Lake Shoji offers a unique view among the Fuji Five Lakes. This is because Mount Omuroyama is directly in front of Mount Fuji when viewed from the lake. This view is termed “Kodaki-Fuji,” which means “child hugging Fuji.” Essentially, it depicts Mount Omuroyama being embraced by Mount Fuji.
5. Lake Sai
Last but not least among the Fuji Five Lakes is Lake Sai. It might be considered the least due to its similarities with the other lakes. However, it still offers a fantastic view of Mount Fuji, especially during autumn when the surroundings are adorned with vivid foliage colors.
Lake Sai is located in the town of Fujikawaguchiko in the southern Yamanashi Prefecture. Many people regard it as an excellent spot for fun activities such as canoeing, camping, fishing, and even windsurfing!
It’s a perfect place to sit back and relax in nature, with a beautiful view of Mount Fuji and panoramic vistas in the background.
6. Lake Tanuki
Before we move away from Mount Fuji, let’s discuss Lake Tanuki, which is located on the southern side of the mountain. This lake is situated in Fujinomiya city in the Shizuoka Prefecture. It is also part of the Fuji-Hakone-Izu National Park, which includes the Fuji Five Lakes.
Unlike the Fuji Five Lakes, Lake Tanuki was artificially created. The waters of the Shiba River were diverted, transforming a once swampy location into a tranquil lake. Today, it serves as a reservoir for irrigation and as an attraction for nature-loving tourists and photographers.
Like Lake Yamanaka, visitors and photographers at Lake Tanuki can also spot and capture the sun rising over the summit of Mount Fuji. The reflection of Mount Fuji and the rising sun on the lake creates a view that many people refer to as Double Diamond Mount Fuji.
7. Lake Ashi
Lake Ashi is another lake in Japan where we can spot Mount Fuji above the pristine freshwater. This lake is a caldera that was formed by the eruption of Mount Hakone 3,000 years ago. It is located southeast of Mount Fuji in the Hakone area of Kanagawa Prefecture.
Although Mount Fuji can still be seen from Lake Ashi, the right timing and season are often needed to view it from the lake. Given the lake’s relative distance from Mount Fuji, we should not expect to see the mountain most of the time from the lake.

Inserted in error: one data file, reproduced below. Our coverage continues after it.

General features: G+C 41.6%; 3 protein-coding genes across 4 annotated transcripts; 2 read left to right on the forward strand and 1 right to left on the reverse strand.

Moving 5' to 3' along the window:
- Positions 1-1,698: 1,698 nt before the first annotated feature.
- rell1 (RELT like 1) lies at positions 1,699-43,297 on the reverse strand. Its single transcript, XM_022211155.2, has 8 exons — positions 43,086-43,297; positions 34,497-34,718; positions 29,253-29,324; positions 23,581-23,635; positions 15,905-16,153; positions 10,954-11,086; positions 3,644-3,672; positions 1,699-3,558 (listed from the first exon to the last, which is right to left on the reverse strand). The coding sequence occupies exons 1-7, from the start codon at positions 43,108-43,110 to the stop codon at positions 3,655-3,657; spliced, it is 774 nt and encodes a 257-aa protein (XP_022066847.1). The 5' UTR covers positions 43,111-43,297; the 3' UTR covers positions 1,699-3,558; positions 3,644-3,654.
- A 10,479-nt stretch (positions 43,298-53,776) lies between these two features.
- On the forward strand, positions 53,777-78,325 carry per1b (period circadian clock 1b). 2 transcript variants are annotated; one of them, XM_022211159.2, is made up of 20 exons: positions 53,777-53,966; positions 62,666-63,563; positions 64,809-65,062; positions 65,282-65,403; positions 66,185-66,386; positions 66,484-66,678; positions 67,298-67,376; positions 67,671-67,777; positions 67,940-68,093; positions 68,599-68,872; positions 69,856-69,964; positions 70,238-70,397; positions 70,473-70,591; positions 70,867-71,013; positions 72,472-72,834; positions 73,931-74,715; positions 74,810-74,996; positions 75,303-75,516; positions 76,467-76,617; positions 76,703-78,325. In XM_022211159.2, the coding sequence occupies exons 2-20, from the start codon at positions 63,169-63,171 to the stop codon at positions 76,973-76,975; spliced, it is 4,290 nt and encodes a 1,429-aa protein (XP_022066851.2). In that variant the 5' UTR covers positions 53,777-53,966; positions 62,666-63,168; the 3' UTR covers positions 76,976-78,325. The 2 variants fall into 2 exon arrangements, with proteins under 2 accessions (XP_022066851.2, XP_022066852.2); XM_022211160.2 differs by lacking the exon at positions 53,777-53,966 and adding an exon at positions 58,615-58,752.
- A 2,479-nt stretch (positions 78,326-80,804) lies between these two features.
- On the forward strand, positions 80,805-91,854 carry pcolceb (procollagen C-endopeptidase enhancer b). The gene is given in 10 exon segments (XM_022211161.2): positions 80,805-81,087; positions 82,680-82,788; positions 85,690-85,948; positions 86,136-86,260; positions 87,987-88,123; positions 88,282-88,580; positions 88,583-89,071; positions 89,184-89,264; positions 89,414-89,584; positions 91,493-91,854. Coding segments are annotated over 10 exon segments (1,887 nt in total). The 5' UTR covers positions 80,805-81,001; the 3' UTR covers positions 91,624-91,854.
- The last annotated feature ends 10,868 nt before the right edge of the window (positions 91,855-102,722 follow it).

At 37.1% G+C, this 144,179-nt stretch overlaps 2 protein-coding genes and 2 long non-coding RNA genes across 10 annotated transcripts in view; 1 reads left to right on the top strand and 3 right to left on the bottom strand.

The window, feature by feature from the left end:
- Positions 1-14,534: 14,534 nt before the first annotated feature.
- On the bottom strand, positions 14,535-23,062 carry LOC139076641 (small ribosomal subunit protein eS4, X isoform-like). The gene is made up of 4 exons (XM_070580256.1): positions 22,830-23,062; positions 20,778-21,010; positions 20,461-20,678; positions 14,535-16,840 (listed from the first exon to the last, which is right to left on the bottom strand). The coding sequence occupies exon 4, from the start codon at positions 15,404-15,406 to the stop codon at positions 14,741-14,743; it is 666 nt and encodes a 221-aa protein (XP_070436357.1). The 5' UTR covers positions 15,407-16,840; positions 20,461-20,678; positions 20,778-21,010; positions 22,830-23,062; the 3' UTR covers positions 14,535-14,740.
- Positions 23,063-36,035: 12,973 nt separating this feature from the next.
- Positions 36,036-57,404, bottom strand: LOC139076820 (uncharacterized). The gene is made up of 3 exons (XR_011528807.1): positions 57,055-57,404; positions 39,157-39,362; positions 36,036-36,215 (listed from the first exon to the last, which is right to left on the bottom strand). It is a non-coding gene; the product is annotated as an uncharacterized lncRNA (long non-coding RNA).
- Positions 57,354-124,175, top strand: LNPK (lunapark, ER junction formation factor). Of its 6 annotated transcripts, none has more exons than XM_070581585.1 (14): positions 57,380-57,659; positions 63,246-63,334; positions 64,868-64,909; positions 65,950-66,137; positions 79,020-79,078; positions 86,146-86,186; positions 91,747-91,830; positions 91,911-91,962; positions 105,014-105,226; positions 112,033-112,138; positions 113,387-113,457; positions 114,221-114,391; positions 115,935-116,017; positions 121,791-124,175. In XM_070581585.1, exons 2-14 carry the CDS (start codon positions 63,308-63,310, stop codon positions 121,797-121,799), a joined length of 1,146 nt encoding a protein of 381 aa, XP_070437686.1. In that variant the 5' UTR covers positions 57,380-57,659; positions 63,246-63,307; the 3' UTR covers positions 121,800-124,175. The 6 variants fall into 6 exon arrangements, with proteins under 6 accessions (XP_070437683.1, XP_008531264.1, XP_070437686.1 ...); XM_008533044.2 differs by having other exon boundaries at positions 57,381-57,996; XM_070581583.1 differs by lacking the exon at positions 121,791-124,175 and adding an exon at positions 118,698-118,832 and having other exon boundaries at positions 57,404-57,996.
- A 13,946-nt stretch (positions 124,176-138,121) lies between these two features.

What makes this lake beautiful, aside from Mount Fuji in the backdrop, is the sight of the Hakone Detached Palace Garden and the sightseeing boats cruising on the lake. The boats sailing on the lake are not just ordinary boats – they resemble pirate ships!
Lakes in Japan with Views of Other Mountains
Lakes in Japan do not always need Mount Fuji to appear stunning and beautiful. Views of the lake with mountains in the backdrop, not necessarily Mount Fuji, are enough to make them truly attractive.
The combination of mountains and lakes is perfect for inspiring awe in anyone who sees them. Sometimes, these views can even evoke a feeling of restoration.
Here are some stunning lakes in Japan that you can visit and behold, each with mountains in the backdrop: Shiretoko Five Lakes, Lake Tazawa, Lake Chuzenji, and Lake Inawashiro.
8. Shiretoko Five Lakes
Shiretoko Goko, or Shiretoko Five Lakes, is a set of five lakes created by the eruption of Mount Io in the Shari District of Hokkaido. This remote location features raised boardwalks and trails filled with natural wonders.
On the raised wooden pavement, visitors can appreciate these natural wonders without disturbing the area’s natural setting.
Lake Yonko, one of the lakes in Shiretoko, captivated me when I first saw it. The sight of beautiful mountains covered with a thin layer of snow and the forest reflected in the lake creates truly breathtaking scenes.
9. Lake Tazawa
Located in Semboku City in Akita Prefecture, you can find the deepest lake in Japan, Lake Tazawa. Similar to Lake Ashi, Lake Tazawa is a caldera lake, formed after the collapse of a volcano following its eruption.
One of the most appealing parts of the lake is the Ukiki Shrine. Its colors contrast beautifully with the colors of the mountains and the lake during winter. The views of the lake are also lovely, even outside of winter, although they are not as stunning as when it’s snowing.
Another notable feature of the lake is the statue of Tatsuko, a folklore character who was cursed and turned into a dragon. This statue is located just beside the Ukiki Shrine. Together, they create a view that is irresistible to capture with our cameras.
On the other side of the lake, you can see the Gozanoishi Shrine with a red Torii facing the lake. This is also an Instagram-worthy spot that should not be missed when visiting Lake Tazawa.
10. Lake Chuzenji
Situated at an elevation of 1269 meters above sea level, Lake Chuzenji is one of Japan’s highest lakes. This location allows visitors to witness mystical scenery along the lakeshore, with clouds lying closer to the ground, a view that is most prominent during sunrise.